Log in

"5 steps to combat cyber-bullying"

  • Public
Started by Brenda Crozier 18 Dec 2013 9:58am () Replies (2)

 [This was originally posted by Simon Evans on 23 Jun 2011. This is cross-posted as part of the transition of Software for Learning to Enabling e-Learning] 


As these ‘anti-cyberbullying’ commercials are mostly delivered by American charities and commissions you may not think the issue is present on this side of the Pacific. However, with mobiles and social media sites there are numerous points of contact that ‘friends’ can become not so friendly. There are five key things to do to stay safe on the internet:

  • Never share or post your personal information.
  • Never share your online passwords with anyone except your parents.
  • Never meet anyone face-to-face whom you only know online.
  • Talk to your parents about everything you do on the Internet.
  • Don't bully or accept bullying from anyone.

Read more… 

Are there other safe guards you could suggest?

Related posts on cyber safety bookmarked in the vln.


  • Sean Lyons (View all users posts) 18 Dec 2013 11:32am ()


    It’s an interesting set of ideas, and the advice is laudable. However, with any advice that we provide, it has to be done in the context of that that is realistic. Because without that context, the advice can become hollow.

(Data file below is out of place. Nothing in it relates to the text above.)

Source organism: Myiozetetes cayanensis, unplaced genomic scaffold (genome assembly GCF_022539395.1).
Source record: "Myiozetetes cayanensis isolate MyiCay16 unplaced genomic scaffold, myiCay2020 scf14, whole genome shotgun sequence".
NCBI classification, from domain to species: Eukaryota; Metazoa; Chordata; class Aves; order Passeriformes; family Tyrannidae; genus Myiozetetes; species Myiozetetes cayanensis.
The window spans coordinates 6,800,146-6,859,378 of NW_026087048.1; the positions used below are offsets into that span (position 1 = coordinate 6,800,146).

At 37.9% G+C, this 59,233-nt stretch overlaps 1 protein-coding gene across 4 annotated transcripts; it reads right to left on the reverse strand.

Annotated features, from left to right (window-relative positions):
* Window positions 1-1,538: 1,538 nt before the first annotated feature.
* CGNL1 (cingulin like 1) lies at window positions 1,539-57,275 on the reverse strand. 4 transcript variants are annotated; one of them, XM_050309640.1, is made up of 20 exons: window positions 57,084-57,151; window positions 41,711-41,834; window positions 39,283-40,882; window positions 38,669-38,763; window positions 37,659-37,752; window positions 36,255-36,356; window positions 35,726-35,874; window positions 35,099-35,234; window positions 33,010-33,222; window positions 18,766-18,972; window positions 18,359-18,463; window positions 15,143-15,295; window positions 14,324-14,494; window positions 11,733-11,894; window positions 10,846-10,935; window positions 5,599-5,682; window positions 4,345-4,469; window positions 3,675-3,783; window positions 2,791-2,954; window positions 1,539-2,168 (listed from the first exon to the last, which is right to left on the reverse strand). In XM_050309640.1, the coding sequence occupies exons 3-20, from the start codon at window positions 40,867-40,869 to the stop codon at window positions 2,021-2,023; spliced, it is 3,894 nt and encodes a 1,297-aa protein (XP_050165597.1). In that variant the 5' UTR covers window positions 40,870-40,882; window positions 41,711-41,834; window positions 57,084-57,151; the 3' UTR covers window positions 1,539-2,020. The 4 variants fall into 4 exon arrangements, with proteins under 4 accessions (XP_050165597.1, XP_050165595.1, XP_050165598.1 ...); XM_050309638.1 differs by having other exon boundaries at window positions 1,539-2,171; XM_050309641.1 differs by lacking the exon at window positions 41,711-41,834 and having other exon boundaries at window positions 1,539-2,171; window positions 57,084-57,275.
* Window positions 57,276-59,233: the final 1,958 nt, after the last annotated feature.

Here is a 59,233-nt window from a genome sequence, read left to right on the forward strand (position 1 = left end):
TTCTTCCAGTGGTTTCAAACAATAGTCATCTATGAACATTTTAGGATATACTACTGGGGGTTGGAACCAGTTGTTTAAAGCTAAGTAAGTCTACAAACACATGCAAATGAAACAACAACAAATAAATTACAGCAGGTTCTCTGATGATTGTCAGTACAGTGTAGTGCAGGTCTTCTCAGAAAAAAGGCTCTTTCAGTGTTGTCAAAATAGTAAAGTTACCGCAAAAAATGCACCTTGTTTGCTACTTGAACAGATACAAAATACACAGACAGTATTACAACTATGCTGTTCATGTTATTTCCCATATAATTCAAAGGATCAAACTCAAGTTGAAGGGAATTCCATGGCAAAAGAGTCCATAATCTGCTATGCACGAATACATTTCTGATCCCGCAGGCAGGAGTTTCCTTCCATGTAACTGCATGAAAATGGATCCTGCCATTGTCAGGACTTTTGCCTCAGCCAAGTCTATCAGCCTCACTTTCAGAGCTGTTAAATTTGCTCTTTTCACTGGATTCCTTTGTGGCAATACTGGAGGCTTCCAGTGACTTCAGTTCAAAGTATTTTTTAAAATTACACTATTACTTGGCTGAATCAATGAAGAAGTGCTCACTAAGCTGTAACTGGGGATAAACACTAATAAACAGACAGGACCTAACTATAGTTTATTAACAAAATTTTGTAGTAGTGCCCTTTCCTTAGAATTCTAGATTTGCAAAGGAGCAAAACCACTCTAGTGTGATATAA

As an example, let’s look at the first one, "Never Share or post personal information" How realistic is that for young people in our current socially connected environment? We know that young people (and the rest of us) do share personal information, and indeed some of that sharing is part of the "social contract" we enter into when we engage with each other in these spaces. It forms a large part of the social capital that we build as we interact with each other online. If the advice that we give young people is simply "Don't" we run the risk of losing the engagement with them, and perhaps re-enforce the "generational digital divide" as highlighted in the Byron Report.

    To me, this is the difference between traditional cyber safety massaging, and genuine digital citizenship. Where one promotes protectionist strategies (Don't do..., You must not...) the other focusses on the idea that challenge is inevitable and manageable, and that preparation is the key to successfully managing those challenges, to building real resiliency in these spaces.

    It is our belief that experiencing those challenges and learning from them in an authentic context, where knowledgeable guides are able to assist that learning, within a properly constructed protective framework is the only way to help develop successful, digital citizens. This is the basis for the LGP framework. If you want to find out more about the LGP framework, you can visit www.mylgp.org.nz, or look through the NetSafe Kit for Schools at www.netsafe.org.nz/the-kit

    Safe guards are of course important, but only as important as authentic learning around developing digital citizenship skills for the entire community.

    Sean. CTO, NetSafe.

Join this group to contribute to discussions.

Digital Citizenship

Digital Citizenship

A group to support schools help their students, staff and whānau become digital citizens